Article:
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 Catalina/Capri 25/250 Sailor's Forums
 Catalina 250 Specific Forum
 Loos Gauge
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Robb
Deckhand

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Canada
14 Posts

Initially Posted - 07/26/2021 :  11:50:18  Show Profile  Reply with Quote
Having some challenges getting my rigging tuned. I've read that a Loos gauge is a good thing to have. Does anyone use one when they set up their rigging annually? (for those who lower their mast at annually). Are they difficult to use?

Robb
2004 C250 WK hull# 739

k3fuller
1st Mate

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USA
61 Posts

Response Posted - 07/26/2021 :  13:03:12  Show Profile  Reply with Quote
I don't use mine. I still go by Arlyn Stewarts comments in this post from 2007 and it has served me well since I've owned the boat (2004 WB).

http://www.catalina-capri-25s.org/forum/topic.asp?ARCHIVE=true&TOPIC_ID=15249


Throw away the loose gauge numbers from web sites, books, riggers or any other place they can be found because the 250 isn't typical and those numbers are not suitable to her.

I'm not saying that the guage is worthless... just the numbers you will see out there as applying to the 250.

Here is the deal... the 250 has a very different rig than most of those numbers apply to. The 250 has a modified form of a B&R rig and has no forward lowers. It also has lighter rigging as it is a lightly keeled boat. It is also an open hull without interior bulkheads. The available numbers just don't fit.

The 250 should be tuned firm but not hard, with the upper shrouds (the aft shrouds that go to the spreaders and then on to the mast head) a good bit firmer than the forward (those just below the spreaders).

I know it would be easier if someone could just yield some numbers but first thing to understand is that the loose guages often read very different and there are several differing guages making things even worse. It is better to understand the dynamics of the rig tuning.

What is wanted is a settup that doesn't allow the foresail too much power. To get that the aft lowers should be tuned firm as they are the opposing force to the headstay (though you may be saying...this guy is whacko, the backstay is the opposing force to the headstay... trust me, I'm right about this on the 250.) Tighten them firm but loose enough to allow an inch of deflection when pulling the shroud after grasping it with two fingers at the last finger joints and curling the fingers inward. I know there are those who are thinking this ain't scientific enough... but trust me you will get a feel for it.

The forward lowers should deflect about twice as much as the aft given the same test. If the forwards are tightened too much (equal to the uppers), it will induce reverse (aft) mast bend that is not desirable.

The light rig of the 250 cannot sustain the numbers given for a boat with bulkheads and having a heavy keel and a rig needed to handle a heavy keel.

The last stay to tune is the backstay...tighten it only enough to pull it straight where it won't sag into the sail roach. Do not overtighten the backstay as to do so will release some of the tension on the aft lowers. It is the aft lowers that leverage against the raked spreaders that hold the center of the mast forward so overtightening the backstay reduces the ability of the uppers to hold the center of the mast forward... this is why the 250 is not a candidate for an adjustable backstay tensioner.

If after tuning, one feels that in a breeze the headsail has too much power because of a loose forestay and is sagging off too much...then tighten the uppers a bit more.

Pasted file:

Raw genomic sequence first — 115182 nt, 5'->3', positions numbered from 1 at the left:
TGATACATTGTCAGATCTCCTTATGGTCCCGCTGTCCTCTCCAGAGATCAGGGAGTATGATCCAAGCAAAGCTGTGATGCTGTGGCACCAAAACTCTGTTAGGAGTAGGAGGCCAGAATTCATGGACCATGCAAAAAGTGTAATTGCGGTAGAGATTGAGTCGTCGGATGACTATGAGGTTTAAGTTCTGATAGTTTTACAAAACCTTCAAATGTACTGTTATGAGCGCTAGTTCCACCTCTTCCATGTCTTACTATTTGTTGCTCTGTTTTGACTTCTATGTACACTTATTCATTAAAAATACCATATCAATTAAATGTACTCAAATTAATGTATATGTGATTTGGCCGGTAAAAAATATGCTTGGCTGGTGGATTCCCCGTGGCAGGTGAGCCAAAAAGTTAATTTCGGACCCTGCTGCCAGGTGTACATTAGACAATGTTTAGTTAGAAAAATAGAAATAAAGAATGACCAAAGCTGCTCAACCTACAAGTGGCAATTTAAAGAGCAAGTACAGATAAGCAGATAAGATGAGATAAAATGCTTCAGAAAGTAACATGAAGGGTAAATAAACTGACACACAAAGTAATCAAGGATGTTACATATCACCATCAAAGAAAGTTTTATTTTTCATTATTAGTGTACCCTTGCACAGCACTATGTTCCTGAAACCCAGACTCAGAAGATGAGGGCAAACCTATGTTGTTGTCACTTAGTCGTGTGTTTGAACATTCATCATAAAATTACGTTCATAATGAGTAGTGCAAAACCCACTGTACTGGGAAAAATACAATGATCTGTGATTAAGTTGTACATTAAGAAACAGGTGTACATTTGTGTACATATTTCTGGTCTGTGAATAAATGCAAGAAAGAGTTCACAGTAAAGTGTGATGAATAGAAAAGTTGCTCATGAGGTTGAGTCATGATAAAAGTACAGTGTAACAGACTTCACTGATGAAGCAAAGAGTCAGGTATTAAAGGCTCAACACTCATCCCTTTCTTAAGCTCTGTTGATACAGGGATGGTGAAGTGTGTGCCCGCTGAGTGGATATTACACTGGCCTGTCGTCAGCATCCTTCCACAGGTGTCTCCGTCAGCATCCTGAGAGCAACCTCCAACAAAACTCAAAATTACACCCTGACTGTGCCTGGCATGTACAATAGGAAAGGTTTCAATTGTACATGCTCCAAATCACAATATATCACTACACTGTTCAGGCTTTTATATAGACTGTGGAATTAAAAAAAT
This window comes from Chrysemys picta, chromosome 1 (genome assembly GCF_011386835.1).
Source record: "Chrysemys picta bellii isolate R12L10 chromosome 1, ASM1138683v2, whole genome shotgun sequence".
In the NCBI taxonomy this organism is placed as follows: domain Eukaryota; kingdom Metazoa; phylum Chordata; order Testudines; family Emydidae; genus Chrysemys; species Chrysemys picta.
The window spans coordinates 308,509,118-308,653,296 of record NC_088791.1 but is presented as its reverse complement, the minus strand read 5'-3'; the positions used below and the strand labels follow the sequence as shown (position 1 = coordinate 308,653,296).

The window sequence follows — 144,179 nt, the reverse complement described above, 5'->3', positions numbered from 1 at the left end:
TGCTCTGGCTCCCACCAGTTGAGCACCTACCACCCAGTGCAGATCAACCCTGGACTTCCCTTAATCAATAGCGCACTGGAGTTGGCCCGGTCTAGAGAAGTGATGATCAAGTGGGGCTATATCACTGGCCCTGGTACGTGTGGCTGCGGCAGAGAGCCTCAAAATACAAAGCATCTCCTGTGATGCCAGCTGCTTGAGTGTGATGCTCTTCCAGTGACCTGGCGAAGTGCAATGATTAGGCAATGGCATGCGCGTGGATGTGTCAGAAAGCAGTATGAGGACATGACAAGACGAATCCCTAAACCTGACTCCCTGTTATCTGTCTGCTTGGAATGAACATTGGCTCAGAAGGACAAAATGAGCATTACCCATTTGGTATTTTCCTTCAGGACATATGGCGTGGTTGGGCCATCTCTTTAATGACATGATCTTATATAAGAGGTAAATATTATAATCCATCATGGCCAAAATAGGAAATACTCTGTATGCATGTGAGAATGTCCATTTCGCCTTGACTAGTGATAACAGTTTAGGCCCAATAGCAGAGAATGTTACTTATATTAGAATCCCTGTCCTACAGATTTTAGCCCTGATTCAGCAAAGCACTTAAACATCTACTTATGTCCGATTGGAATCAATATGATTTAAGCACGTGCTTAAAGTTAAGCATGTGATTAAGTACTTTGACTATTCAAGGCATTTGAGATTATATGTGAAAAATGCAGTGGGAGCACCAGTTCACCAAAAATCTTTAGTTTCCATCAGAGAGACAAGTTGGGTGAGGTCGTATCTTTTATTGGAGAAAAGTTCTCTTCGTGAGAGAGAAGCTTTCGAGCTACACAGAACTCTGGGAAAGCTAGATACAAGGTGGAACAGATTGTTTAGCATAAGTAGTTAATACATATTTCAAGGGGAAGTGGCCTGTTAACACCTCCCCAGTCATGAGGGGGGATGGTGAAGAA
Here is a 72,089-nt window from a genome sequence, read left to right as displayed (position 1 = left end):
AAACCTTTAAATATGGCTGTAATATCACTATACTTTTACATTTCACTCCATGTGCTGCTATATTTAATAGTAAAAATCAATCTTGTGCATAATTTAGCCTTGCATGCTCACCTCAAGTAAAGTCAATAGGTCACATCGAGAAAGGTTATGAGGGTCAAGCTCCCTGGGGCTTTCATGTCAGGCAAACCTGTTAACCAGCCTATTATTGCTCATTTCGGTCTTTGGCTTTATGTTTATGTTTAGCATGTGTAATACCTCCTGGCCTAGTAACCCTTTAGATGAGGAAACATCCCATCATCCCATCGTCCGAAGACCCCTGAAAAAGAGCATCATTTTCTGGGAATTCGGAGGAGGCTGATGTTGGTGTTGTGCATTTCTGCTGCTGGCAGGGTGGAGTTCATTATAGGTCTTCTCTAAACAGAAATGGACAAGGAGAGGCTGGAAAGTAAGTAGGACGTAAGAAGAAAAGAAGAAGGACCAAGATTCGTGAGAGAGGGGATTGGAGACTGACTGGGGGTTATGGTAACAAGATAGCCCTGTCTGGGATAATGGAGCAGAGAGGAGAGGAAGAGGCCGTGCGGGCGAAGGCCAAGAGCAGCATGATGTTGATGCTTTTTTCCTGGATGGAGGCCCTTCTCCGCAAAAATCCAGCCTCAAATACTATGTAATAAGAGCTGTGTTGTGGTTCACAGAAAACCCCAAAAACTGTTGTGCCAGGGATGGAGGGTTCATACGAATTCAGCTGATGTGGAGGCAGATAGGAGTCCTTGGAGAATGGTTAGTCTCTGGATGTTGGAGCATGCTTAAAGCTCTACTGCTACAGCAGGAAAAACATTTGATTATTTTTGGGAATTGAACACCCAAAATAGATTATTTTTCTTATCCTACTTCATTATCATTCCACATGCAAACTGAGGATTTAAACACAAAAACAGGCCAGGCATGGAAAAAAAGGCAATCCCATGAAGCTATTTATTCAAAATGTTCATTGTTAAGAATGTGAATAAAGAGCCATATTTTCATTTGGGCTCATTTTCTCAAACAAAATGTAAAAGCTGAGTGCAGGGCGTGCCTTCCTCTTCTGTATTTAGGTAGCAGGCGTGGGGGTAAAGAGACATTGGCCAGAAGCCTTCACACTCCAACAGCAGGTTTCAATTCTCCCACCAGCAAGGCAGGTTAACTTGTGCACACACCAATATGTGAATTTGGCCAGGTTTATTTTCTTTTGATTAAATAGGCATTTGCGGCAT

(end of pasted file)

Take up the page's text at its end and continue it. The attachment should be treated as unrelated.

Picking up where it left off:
A simple test is when running hard to windward in a breeze, the leeward upper shouldn't be shaking but the leeward lower should have some slack. If there isn't any slack... then the lowers may be too tight. If the rig is too tight... light air performance will suffer and if it is too loose, then it can be overpowered in a breeze and suffer too much heel and helm pressure.

Of course it goes without saying when adjusting shrouds to observe symmetry. Once the mast head has been centered using a halyard to the rub rail on each side and the mast column straightness has been set by the lowers... any further adjustment of a shroud has to be countered by an equal adjustment on the other side.

Now...once a settup has been achieved that seems good...then one can use a loose guage and write down those numbers and use them to compare further adjustments and possibly even use them against other similar 250's... but not other boat designs. Keep in mind however that even with the same boat and loose guage... the guages may not read the same.

One final point... the 250 is not typical to heavily keeled boats that need a firm tough rig to handle the sailplan opposing the keel. Those boats will groan and strain under a broach whereas the 250 heels over and rounds up and shakes a broach off like it was no big thing. Many a tradional boat skipper will scoff at the light rigging of the 250 thinking it is dangerous... but it's not true... the rigging is very adequate to the boat design.

I've yet to hear reported to this forum an instance of rig failure from overload on a 250. There have been a couple of failures reported but do to snagging the shrouds on other boats or objects.
Edited by - on


2004 250WB #781

Edited by - k3fuller on 07/26/2021 13:04:23
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alippold
Deckhand

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USA
8 Posts

Response Posted - 07/26/2021 :  14:47:22  Show Profile  Reply with Quote
I do use my Loos gauge to tune the rig. I was having trouble tuning and hired an rigging expert from our boatyard to tune it several years ago. My 250 WB was much faster than it had ever been before after this tuning job! I wrote down the numbers using the Loos gauge and replicate them every year. I go through all the steps in the manual but try to end up with 38 for the uppers, 30 for the lowers and about 18 on the backstay (as measured on one of the side of the lower V).

Amber Waves
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TakeFive
Master Marine Consultant

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2264 Posts

Response Posted - 07/26/2021 :  15:07:01  Show Profile  Reply with Quote
quote:
Originally posted by alippold

I do use my Loos gauge to tune the rig. I was having trouble tuning and hired an rigging expert from our boatyard to tune it several years ago. My 250 WB was much faster than it had ever been before after this tuning job! I wrote down the numbers using the Loos gauge and replicate them every year. I go through all the steps in the manual but try to end up with 38 for the uppers, 30 for the lowers and about 18 on the backstay (as measured on one of the side of the lower V).


You need to supply a little more detail. What model gauge? PT-1, or something else? Also, are the numbers raw numbers off the gauge, % of full load for the diameter of cable, or some other units?